As much as I feel the resentment myself - I hope you understand that finding a few scapegoats will never be the solution.
Agreed. I certainly don't believe in scapegoating people. That last question with the link to Global Guerrillas was slightly tongue-in-cheek.
Here's what I think is important though. If you read the first article, I think there's a very strong message.
There were very wealthy interests in the financial sector who used their money to lobby politicians into relaxing the regulatory regime in the US.
That, in turn, allowed them to make far larger and riskier bets than had ever been made before.
Now those bets have failed. And it looks like the consequences will be very bad for everyone. The US, the UK, most European governments are telling their citizens that they all have to chip in and rescue the world financial system ... and we can see why : we're totally dependent on the system.
But the disaster didn't "just happen".
It's not some kind of rare "black swan" event with an incredibly low probability.
It comes from a number of quite likely events - that house prices fall due to over-capacity, that people on low incomes can't pay back big loans - which had been packaged up and presented as though they were highly unlikely (low risk) events.
Then, having misunderstood or misrepresented the probability of these events, the financial institutions then used all our money to make bets about them.
They got to use *all* our money because the separation between investment and "high street" banking had been removed by the politicians, due to lobbying of the bankers. And all our savings were now going into the same pot of money.
So it's important to see the current crisis not as an unfortunate accident, but as a consequence of real human, political decisions. The decisions of bankers to invent instruments that they didn't understand (or in the worst cases, that they knew their clients wouldn't understand).
Remember one of the wisest heuristics : a market for risk is a mechanism for those who do understand risk to shift it onto those who don't or who can't avoid it. And the bigger and more active the market, the more of that is going on. Governments bailing out the banks == tax-payers with no choice, ultimately shouldering risk that was created and passed on to them from people who understood it very well.
It's also the about the consequences of decisions by governments : elected representatives who accepted campaign money (and we don't know what else) in return for proposing the deregulation. Some were just corrupt. Others were misled by their ideological belief that markets "regulate themselves". (A claim to which the intelligent hearer should respond with the question "regulate *what* about themselves" and drill down into the answer). Some were too stupid to imagine what it might mean.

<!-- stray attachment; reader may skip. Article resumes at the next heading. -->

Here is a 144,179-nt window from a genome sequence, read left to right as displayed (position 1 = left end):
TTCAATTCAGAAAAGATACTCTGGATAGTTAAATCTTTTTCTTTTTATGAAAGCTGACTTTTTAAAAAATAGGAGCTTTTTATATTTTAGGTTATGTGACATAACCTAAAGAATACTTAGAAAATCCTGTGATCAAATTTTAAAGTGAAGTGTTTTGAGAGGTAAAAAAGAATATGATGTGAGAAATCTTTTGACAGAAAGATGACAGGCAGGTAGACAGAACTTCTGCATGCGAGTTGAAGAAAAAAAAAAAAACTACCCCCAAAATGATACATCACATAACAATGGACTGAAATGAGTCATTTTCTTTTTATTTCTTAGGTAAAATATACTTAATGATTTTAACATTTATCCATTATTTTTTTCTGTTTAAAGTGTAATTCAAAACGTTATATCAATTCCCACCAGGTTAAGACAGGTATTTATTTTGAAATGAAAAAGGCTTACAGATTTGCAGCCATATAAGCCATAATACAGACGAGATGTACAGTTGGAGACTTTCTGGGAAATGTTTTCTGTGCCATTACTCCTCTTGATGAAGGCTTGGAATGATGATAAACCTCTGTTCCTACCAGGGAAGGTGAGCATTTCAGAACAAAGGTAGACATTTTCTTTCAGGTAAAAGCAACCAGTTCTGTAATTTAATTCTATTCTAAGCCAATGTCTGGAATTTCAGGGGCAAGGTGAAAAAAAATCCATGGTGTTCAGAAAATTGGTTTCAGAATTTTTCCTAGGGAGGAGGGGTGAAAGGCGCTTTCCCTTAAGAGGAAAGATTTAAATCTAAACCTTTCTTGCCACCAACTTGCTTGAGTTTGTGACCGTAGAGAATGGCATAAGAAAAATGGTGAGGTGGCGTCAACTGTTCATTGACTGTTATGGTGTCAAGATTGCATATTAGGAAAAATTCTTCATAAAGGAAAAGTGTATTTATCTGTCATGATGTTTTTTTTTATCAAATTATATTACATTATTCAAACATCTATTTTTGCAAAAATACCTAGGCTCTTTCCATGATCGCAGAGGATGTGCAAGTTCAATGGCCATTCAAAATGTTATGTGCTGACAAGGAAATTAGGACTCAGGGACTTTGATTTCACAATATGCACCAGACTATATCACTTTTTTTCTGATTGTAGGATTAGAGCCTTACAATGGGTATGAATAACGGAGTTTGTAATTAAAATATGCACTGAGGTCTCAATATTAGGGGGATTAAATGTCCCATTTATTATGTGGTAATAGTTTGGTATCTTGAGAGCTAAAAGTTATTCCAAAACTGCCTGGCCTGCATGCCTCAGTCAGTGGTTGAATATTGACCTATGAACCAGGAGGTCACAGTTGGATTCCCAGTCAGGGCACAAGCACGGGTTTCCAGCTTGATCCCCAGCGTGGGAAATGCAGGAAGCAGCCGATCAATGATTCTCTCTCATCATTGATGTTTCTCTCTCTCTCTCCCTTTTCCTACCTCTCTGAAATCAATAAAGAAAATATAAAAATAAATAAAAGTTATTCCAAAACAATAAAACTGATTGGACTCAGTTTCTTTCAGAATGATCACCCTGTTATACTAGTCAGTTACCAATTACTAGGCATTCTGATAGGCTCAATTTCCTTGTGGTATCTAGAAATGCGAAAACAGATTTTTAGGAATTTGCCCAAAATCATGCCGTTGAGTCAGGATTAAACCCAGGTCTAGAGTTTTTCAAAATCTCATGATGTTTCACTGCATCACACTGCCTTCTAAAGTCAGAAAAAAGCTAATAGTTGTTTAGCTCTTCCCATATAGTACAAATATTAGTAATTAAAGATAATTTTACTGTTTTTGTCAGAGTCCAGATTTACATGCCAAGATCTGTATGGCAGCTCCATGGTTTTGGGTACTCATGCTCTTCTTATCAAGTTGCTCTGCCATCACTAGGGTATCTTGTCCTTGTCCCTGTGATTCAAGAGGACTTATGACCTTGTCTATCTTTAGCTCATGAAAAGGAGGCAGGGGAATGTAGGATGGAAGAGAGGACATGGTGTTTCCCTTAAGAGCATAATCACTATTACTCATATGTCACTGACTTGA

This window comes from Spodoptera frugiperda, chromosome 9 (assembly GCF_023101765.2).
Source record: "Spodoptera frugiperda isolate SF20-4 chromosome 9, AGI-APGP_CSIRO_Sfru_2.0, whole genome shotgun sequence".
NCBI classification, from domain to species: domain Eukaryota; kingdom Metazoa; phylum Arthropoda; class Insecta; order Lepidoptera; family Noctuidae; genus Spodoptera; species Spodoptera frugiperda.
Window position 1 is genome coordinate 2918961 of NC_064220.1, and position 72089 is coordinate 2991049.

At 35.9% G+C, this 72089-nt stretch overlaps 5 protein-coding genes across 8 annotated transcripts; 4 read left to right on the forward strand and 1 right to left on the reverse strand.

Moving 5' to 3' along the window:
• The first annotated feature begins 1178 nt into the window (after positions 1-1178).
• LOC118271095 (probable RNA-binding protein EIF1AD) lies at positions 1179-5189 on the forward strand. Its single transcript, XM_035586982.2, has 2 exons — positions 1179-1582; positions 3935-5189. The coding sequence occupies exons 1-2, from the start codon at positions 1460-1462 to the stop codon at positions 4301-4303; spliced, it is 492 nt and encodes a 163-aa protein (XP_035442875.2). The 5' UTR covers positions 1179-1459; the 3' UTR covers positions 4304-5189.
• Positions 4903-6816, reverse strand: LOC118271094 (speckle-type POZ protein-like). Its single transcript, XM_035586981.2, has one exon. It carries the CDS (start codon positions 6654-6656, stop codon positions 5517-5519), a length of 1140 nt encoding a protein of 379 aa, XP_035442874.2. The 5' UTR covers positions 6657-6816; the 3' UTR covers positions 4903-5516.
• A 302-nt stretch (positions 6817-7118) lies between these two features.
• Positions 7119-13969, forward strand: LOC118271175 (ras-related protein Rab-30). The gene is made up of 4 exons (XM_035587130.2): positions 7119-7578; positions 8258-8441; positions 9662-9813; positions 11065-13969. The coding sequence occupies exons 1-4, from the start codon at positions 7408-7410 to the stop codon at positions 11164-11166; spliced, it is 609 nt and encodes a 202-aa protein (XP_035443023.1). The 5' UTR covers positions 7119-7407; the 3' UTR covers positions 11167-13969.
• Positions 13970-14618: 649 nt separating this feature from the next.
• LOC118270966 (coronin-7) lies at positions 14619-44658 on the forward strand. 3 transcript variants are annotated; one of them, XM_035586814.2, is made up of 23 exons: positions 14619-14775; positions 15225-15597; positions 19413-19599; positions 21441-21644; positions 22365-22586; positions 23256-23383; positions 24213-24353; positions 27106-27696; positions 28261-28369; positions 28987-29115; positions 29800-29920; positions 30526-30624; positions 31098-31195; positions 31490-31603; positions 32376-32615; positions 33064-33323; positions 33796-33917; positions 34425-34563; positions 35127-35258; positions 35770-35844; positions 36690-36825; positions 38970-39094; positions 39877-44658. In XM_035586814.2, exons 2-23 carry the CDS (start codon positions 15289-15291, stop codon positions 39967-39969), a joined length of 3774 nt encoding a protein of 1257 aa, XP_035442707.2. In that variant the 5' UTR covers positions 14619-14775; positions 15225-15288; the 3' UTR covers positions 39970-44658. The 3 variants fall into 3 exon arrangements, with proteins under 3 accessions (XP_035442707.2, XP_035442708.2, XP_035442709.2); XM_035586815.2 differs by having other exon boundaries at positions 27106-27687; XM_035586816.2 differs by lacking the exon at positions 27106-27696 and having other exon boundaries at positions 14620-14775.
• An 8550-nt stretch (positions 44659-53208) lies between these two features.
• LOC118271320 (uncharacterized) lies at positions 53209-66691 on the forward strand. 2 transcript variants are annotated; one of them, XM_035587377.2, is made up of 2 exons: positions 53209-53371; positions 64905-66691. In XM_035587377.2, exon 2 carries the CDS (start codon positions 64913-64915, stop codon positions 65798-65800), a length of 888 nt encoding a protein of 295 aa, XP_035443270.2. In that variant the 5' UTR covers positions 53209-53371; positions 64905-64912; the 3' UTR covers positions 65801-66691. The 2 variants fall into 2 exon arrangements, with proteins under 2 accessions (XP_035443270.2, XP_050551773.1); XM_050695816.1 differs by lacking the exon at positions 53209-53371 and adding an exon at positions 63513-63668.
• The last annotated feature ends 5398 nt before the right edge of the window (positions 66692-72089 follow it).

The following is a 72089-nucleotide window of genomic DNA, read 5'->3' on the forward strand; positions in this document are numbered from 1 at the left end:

Now we face a situation where everyone agrees that governments are going to have to bail out capitalism using our money. But there's still a massive vacuum of understanding or consensus, and inside that vacuum, the decision-makers within the government (who are often drawn from, highly connected to, and empathetic with, the high-financiers) are making ad hoc interventions, designed not to "fix the economy" in general, but to save the bank institutions (Goldman Sachs, AIG, Royal Bank of Scotland etc.)
Now, I'm the first person to say "don't blame individuals, look at systemic patterns". That's my definition of what it is to be "left wing". To the extent that scape-goating simply blinds us the patterns and focuses our energy in "empty condemnation", then it's worse than useless.
But there is a reason to pay attention to who is doing what and who is getting what. Not to make moral judgements of those individuals, but to assess their roles. If the bankers are, in general, lobbying for less regulation then they're part of the machinery that made this happen. As a type they're a cause of this problem. That doesn't mean crucify all the bankers. But it does mean challenge the very existence of this role within the network. If there are things that this role performs that we want to keep, then put the legislation in place to restrict that role to only those activities.
Similarly, if elected representatives accepted the arguments in favour of self-regulation, they were a point of failure. You need a way to fix that. Campaign funding reform. More transparency. Better education and support. New ways to prosecute and disbar corrupt politicians. Whatever it takes.
This is ultimately what I call "network shaped thinking" or "left netocracy". (Remember "crony capitalism" is the epitome of dark-side netocracy.) Right wing thinking offers you political analysis as a melodramatic theatre of individuals and their essential moral types (good, bad, lazy, industrious). It's methodological atomism. A naive left thinking can risk methodological holism, where everything is so interdependent that only a revolution that sweeps all before it seems to offer any hope.
A balance or synthesis is going to take into account functional roles and the specifics of their interconnections, and recognise that we can intervene at key nodes in the network. That requires us to look at individuals, even though we mustn't scapegoat them.